Greg Lukianoff on 'Journal Editorial Report': Universities Should Fight Back Against 'Blueprint'
June 19, 2013
by Susan Kruth
Last Saturday, FIRE President Greg Lukianoff spoke with Fox News' Paul Gigot on the Journal Editorial Report to urge universities to fight back against the Departments of Education (ED) and Justice's (DOJ's) unconstitutional "blueprint" for campus sexual harassment policies.
As Greg points out, there is no doubt that the policies the ED and DOJ demand are unconstitutional:
Codes that are much more narrow than the one that the Department of Education just came out with have been struck down by courts over and over and over again, but now the feds are stepping in and trying to impose this national speech code which would be laughed out of court if challenged.
Because schools that do not comply with Title IX are at risk of losing federal funding, Greg explains, "universities ignore the Department of Education at their peril." But the details of this mandate make compliance even more dangerous:
If you look at the full terms of the agreement ... it's basically impossible, let alone unconstitutional, for a university to comply with it. So it's time universities stand up and start fighting back.
So far, no university that we know of has spoken out against the blueprint, although University of Montana Vice President for Integrated Communications Peggy Kuhr and UMT's general counsel Lucy France have both expressed confidence that UMT can craft a policy that satisfies both the ED and the requirements of the First Amendment. (We're dubious.) Greg responds to schools' apparent lack of alarm:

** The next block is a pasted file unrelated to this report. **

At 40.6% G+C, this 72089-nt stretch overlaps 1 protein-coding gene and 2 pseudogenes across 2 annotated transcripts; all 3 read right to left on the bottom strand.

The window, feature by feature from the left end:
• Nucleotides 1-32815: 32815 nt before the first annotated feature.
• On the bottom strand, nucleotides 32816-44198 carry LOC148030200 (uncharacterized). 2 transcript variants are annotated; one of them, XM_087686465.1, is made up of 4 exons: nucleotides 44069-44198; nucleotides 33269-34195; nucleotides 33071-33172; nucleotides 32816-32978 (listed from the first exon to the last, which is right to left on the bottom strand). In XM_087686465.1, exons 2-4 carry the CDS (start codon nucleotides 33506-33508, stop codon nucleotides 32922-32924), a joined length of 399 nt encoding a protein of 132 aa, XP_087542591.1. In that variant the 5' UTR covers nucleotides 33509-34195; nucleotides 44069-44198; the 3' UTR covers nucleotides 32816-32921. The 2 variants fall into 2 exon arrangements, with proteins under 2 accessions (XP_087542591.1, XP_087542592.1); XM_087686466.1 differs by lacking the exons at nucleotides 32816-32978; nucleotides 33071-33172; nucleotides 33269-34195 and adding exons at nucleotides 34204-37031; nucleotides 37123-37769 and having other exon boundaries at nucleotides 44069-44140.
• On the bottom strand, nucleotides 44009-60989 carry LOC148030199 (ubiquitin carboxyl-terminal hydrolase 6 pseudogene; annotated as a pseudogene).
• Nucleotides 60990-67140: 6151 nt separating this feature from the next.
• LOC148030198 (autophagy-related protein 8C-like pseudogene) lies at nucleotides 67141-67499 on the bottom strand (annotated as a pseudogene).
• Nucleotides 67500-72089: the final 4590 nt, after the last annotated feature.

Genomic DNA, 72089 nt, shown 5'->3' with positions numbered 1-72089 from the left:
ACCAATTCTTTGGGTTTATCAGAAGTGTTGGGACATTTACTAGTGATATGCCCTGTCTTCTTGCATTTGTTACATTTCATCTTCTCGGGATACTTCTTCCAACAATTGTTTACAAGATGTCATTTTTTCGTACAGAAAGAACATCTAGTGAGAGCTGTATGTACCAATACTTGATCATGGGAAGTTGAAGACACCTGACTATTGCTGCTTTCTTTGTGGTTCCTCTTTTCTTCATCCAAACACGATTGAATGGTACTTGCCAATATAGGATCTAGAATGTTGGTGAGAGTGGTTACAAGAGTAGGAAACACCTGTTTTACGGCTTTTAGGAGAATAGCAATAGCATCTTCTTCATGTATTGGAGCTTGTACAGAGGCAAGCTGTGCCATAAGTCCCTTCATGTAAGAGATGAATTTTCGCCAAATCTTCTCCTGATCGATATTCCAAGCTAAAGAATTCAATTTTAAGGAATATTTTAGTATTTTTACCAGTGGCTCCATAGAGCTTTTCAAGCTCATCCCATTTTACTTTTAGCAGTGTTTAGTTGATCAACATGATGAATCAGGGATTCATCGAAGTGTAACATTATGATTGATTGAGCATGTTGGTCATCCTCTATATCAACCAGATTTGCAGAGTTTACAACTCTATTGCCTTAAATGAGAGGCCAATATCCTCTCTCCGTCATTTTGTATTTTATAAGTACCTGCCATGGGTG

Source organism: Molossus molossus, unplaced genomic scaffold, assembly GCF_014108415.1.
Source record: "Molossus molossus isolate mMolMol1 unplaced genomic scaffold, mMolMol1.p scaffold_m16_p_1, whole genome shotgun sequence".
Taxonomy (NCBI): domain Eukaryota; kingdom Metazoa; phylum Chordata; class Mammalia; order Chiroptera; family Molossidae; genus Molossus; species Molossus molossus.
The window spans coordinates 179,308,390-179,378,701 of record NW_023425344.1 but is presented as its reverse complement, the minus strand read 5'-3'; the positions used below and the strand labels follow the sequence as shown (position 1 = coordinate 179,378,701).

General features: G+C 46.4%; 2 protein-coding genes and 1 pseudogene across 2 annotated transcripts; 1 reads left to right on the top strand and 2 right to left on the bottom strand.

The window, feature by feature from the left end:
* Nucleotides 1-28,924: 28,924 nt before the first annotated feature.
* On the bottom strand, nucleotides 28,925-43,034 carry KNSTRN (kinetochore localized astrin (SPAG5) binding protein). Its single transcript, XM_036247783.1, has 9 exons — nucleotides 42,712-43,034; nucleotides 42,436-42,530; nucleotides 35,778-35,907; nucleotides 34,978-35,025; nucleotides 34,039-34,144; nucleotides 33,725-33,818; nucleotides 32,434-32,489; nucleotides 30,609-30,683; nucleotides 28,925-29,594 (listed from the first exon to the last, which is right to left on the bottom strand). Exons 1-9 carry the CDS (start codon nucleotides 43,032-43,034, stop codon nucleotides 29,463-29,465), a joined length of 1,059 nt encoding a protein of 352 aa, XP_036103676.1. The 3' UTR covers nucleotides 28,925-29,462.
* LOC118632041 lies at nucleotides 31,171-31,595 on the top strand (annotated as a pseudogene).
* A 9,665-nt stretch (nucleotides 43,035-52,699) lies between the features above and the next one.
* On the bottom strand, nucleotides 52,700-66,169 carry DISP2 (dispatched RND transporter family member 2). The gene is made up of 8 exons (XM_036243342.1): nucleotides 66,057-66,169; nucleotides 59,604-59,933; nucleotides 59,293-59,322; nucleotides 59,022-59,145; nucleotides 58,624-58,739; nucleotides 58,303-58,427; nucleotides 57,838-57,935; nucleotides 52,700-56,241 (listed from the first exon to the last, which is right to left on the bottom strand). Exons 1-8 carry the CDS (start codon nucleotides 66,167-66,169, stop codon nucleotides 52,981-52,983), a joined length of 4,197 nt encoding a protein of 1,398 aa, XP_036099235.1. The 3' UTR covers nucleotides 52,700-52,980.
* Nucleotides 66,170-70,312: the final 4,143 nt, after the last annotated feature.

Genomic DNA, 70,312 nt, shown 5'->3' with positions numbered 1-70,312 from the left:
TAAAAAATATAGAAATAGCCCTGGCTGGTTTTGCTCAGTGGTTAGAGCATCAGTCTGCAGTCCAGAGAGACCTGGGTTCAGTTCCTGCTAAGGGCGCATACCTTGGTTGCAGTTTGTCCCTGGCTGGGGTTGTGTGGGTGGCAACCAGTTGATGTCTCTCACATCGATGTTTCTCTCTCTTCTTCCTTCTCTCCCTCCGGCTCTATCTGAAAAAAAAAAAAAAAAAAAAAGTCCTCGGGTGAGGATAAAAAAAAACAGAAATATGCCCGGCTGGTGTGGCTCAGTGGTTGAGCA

I think universities on some level should be pretty ashamed of themselves so far for how compliant they've been with previous demands from the [ED's] Office for Civil Rights.
And as Greg notes, professors have been punished under harassment policies for protected speech even prior to this mandate from the ED and DOJ. From the video:
Greg: We have an example out of University of Denver, where a professor was teaching a class specifically about taboo topics ... and he was found guilty of harassment just for teaching the content of the class.
Paul Gigot: And was penalized by the university?
Greg: Yes, and that harassment finding remains to this day.
Universities should be protecting student and faculty rights to freely express themselves even on controversial topics. In order to do so, they must refuse to comply with the unconstitutional mandate from the ED and DOJ.
Check out the rest of the conversation on the Fox News website.